At the Canaries, the flight itself had settled into a very normal pattern. I was content with the autopilot function, although I was convinced by this time that I had a small discrepancy between indicated data and actual yaw attitude. During the sustainer tracking exercise, I had disabled the yaw reference system, and I knew that I had to wait for it to precess out the errors before I misjudged it. Having pitched up with manual proportional control, I was content that the system was exactly as I felt it would be. The greatest effect I did notice in manual proportional control was the tail-off in thrust, rather than the response to control input. As a result, you have the tendency to overshoot, and you cannot park the spacecraft in the attitude you want without having to counteract and then recounteract a tail-off. As a result of this effect, almost every time I went from manual proportional back to automatic mode, I switched to fly-by-wire, low to reduce these small rates to a level at which could effect this transition without using high thrusters.
I did not have much chance to assess Africa as a viewing sight; I was much more engrossed in what was happening within the spacecraft. I did, of course, notice the color of Africa's  desert terrain; it was difficult not to notice it. The country itself was exactly as I had anticipated from the orbital charts. At this time I was well aware of the fact that we were working up to a slight suit-system cooling problem. I decided then to devote my primary attention to solving this situation before it became necessary to end the flight prematurely. I was well aware of the fact that people on the ground were probably quite concerned and were thinking in terms of previous missions when cooling problems had persisted. Therefore I decided I had better solve this one.
I did not want to increase the valve setting for the suit circuit too rapidly. I had said before the flight that I wanted to increase the flow settings about half a mark every 10 minutes and this technique had been agreed upon by the system specialists. I had to go from a setting of 4 to 8, which represents about eight half marks. This procedure would therefore take about 80 minutes. At a setting of about 7, I had arrested the increase in the suit and dome temperatures, and I needed about another 10 or 15 minutes to get the cooling I wanted. I did not want to increase the setting too rapidly and freeze the system. I had everything monitored closely and while I saw the temperature was still going up as I increased flow, the rate of change of the temperature was decreasing.
Even though it seemed to me that the Mercury Control Center did not have as much information as I did on this temperature problem, their request that I decrease the suit setting back to 3 was valid. I later decided that they might have made an analysis that I had not and subsequently backed down to the number 3 position as requested. I gave the system about 10 minutes to respond and saw that both the dome temperature and the suit inlet temperature were increasing again, so I immediately went from there up to about 7.5, which again arrested the temperature increases.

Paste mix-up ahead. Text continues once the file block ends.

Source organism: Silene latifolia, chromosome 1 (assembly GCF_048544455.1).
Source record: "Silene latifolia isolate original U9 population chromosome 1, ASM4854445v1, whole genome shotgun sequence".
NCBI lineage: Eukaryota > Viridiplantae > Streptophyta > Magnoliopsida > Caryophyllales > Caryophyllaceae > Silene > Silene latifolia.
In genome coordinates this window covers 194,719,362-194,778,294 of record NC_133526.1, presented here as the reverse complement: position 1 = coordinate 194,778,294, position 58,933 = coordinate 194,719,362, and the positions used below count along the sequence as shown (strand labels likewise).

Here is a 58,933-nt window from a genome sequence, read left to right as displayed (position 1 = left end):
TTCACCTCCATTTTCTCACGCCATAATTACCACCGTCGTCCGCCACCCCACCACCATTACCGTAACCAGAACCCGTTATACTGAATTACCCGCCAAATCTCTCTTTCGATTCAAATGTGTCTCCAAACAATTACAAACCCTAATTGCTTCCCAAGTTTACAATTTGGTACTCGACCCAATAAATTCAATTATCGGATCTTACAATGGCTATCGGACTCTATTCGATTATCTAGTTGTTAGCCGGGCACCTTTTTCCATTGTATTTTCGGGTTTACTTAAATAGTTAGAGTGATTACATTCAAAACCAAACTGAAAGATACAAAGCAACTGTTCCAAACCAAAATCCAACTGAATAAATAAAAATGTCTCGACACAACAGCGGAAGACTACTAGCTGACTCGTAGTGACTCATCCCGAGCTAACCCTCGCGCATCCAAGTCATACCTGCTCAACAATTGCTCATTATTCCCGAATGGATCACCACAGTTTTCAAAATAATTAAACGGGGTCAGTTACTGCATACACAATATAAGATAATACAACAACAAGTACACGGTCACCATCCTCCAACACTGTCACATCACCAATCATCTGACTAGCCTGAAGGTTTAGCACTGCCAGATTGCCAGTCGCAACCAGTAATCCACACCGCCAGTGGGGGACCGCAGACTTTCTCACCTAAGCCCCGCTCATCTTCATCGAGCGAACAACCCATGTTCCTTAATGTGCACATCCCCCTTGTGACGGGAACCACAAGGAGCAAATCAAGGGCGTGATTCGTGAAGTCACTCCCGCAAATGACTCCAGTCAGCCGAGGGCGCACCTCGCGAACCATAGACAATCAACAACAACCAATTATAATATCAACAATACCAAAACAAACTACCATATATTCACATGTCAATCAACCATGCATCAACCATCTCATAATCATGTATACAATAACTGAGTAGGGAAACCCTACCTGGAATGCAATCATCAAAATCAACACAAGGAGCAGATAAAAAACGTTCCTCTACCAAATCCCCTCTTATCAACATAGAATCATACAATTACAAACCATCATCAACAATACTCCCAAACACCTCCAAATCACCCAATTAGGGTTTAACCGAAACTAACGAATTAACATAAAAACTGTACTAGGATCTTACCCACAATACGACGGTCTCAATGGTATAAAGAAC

Once the suit circuit temperature was under control, no other problems demanded such careful attention. Continually I metered the attitude control fuel and attempted to conserve its use. Electrical power, which is stored in six batteries, is another consumable that I wanted to conserve. There were scheduled periods during the flight where I powered down electrical systems. In addition I conserved electrical power by recording my observations with a voice operated relay "record-only" mode, rather than transmitting out of range of the Mercury tracking stations. Although we don't have a system for measuring the actual power remaining, battery voltage readings are a good indications, and I was very impressed that the voltage readings did not drop during the flight.
I do not believe I need to discuss the weather, the sun, or the stars. It seems more appropriate to discuss the events within in the spacecraft. Each network station got as much information as I had available to give them. Once we had solved the suit circuit problem and I had begun to feel cool, I knew we were in a "go" status and I had achieved my goal of using minimum fuel up to this point. I had stated long ago that I wanted to do some control maneuvers other than in fully automatic mode. I also had stated that I wanted to use the automatic mode when I did not need to employ manual modes or when I was too busy to fly the spacecraft since this is why we have an autopilot. Admittedly we have taken a system that was designed to be completely automatic and then tried to build some versatility into it and give the pilot the capability of controlling the vehicle as he desires. I had become satisfied with my capability of controlling the spacecraft before I got to the Canaries, a fact which I reported to the ground. From that time on, I merely wanted to make observations that seemed to have merit and to use the control system only during those periods when I had to reestablish the attitude within the limits required to drop back into the automatic mode.
I was discouraged by the tremendous quantity of cloud coverage around the earth and realized that it may always be a problem for certain space flight requirements. Africa, on the first and second passes, was ceiling and visibility unlimited (CAVU). The southwestern United States was also CAVU after I crossed over the ridge along the Baja California peninsula. I had a very good view, and I could easily determine yaw attitude by reference to the ground.